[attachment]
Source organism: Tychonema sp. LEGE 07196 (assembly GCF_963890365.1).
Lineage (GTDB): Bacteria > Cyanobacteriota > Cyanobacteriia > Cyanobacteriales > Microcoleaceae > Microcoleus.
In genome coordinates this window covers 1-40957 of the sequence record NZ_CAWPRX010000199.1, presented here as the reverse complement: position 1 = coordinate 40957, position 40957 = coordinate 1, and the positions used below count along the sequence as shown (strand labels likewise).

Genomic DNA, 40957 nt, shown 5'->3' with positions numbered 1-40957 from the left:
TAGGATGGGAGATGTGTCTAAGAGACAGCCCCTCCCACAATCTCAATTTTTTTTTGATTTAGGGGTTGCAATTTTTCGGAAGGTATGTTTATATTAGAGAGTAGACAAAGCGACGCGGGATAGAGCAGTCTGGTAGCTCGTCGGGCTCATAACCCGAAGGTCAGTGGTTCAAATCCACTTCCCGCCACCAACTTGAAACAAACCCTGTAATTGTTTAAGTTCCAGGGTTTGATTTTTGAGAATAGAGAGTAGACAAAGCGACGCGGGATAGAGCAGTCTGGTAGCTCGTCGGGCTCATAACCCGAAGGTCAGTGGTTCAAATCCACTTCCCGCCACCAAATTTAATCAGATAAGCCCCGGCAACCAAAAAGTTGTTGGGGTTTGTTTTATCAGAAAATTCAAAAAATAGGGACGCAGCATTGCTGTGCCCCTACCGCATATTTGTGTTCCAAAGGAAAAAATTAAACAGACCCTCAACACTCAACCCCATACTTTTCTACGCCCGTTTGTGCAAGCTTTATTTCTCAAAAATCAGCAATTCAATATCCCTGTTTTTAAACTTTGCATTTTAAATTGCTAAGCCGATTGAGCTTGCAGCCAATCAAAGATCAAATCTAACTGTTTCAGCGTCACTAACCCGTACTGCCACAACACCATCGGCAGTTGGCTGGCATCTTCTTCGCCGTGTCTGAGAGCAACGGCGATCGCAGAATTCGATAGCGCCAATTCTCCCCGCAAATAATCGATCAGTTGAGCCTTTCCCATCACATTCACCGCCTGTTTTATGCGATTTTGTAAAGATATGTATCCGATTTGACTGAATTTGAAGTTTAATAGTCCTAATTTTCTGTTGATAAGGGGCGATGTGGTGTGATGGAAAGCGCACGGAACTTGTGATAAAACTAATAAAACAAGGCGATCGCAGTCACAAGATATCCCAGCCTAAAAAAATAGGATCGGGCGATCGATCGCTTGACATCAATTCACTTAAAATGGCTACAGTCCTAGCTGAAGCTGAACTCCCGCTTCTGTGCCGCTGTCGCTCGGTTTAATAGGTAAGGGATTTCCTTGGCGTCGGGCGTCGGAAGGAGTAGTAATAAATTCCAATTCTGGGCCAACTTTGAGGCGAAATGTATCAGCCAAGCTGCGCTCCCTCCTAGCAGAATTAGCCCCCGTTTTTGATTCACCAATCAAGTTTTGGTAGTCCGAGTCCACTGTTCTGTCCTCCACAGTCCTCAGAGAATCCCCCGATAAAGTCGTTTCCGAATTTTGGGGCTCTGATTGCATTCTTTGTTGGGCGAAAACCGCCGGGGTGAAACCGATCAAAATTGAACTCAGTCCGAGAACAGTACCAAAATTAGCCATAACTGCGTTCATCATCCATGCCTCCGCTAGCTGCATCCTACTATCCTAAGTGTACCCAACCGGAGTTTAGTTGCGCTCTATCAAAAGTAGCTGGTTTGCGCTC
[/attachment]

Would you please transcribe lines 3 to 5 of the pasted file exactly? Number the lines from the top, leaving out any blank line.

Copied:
In genome coordinates this window covers 1-40957 of the sequence record NZ_CAWPRX010000199.1, presented here as the reverse complement: position 1 = coordinate 40957, position 40957 = coordinate 1, and the positions used below count along the sequence as shown (strand labels likewise).

Genomic DNA, 40957 nt, shown 5'->3' with positions numbered 1-40957 from the left:
TAGGATGGGAGATGTGTCTAAGAGACAGCCCCTCCCACAATCTCAATTTTTTTTTGATTTAGGGGTTGCAATTTTTCGGAAGGTATGTTTATATTAGAGAGTAGACAAAGCGACGCGGGATAGAGCAGTCTGGTAGCTCGTCGGGCTCATAACCCGAAGGTCAGTGGTTCAAATCCACTTCCCGCCACCAACTTGAAACAAACCCTGTAATTGTTTAAGTTCCAGGGTTTGATTTTTGAGAATAGAGAGTAGACAAAGCGACGCGGGATAGAGCAGTCTGGTAGCTCGTCGGGCTCATAACCCGAAGGTCAGTGGTTCAAATCCACTTCCCGCCACCAAATTTAATCAGATAAGCCCCGGCAACCAAAAAGTTGTTGGGGTTTGTTTTATCAGAAAATTCAAAAAATAGGGACGCAGCATTGCTGTGCCCCTACCGCATATTTGTGTTCCAAAGGAAAAAATTAAACAGACCCTCAACACTCAACCCCATACTTTTCTACGCCCGTTTGTGCAAGCTTTATTTCTCAAAAATCAGCAATTCAATATCCCTGTTTTTAAACTTTGCATTTTAAATTGCTAAGCCGATTGAGCTTGCAGCCAATCAAAGATCAAATCTAACTGTTTCAGCGTCACTAACCCGTACTGCCACAACACCATCGGCAGTTGGCTGGCATCTTCTTCGCCGTGTCTGAGAGCAACGGCGATCGCAGAATTCGATAGCGCCAATTCTCCCCGCAAATAATCGATCAGTTGAGCCTTTCCCATCACATTCACCGCCTGTTTTATGCGATTTTGTAAAGATATGTATCCGATTTGACTGAATTTGAAGTTTAATAGTCCTAATTTTCTGTTGATAAGGGGCGATGTGGTGTGATGGAAAGCGCACGGAACTTGTGATAAAACTAATAAAACAAGGCGATCGCAGTCACAAGATATCCCAGCCTAAAAAAATAGGATCGGGCGATCGATCGCTTGACATCAATTCACTTAAAATGGCTACAGTCCTAGCTGAAGCTGAACTCCCGCTTCTGTGCCGCTGTCGCTCGGTTTAATAGGTAAGGGATTTCCTTGGCGTCGGGCGTCGGAAGGAGTAGTAATAAATTCCAATTCTGGGCCAACTTTGAGGCGAAATGTATCAGCCAAGCTGCGCTCCCTCCTAGCAGAATTAGCCCCCGTTTTTGATTCACCAATCAAGTTTTGGTAGTCCGAGTCCACTGTTCTGTCCTCCACAGTCCTCAGAGAATCCCCCGATAAAGTCGTTTCCGAATTTTGGGGCTCTGATTGCATTCTTTGTTGGGCGAAAACCGCCGGGGTGAAACCGATCAAAATTGAACTCAGTCCGAGAACAGTACCAAAATTAGCCATAACTGCGTTCATCATCCATGCCTCCGCTAGCTGCATCCTACTATCCTAAGTGTACCCAACCGGAGTTTAGTTGCGCTCTATCAAAAGTAGCTGGTTTGCGCTC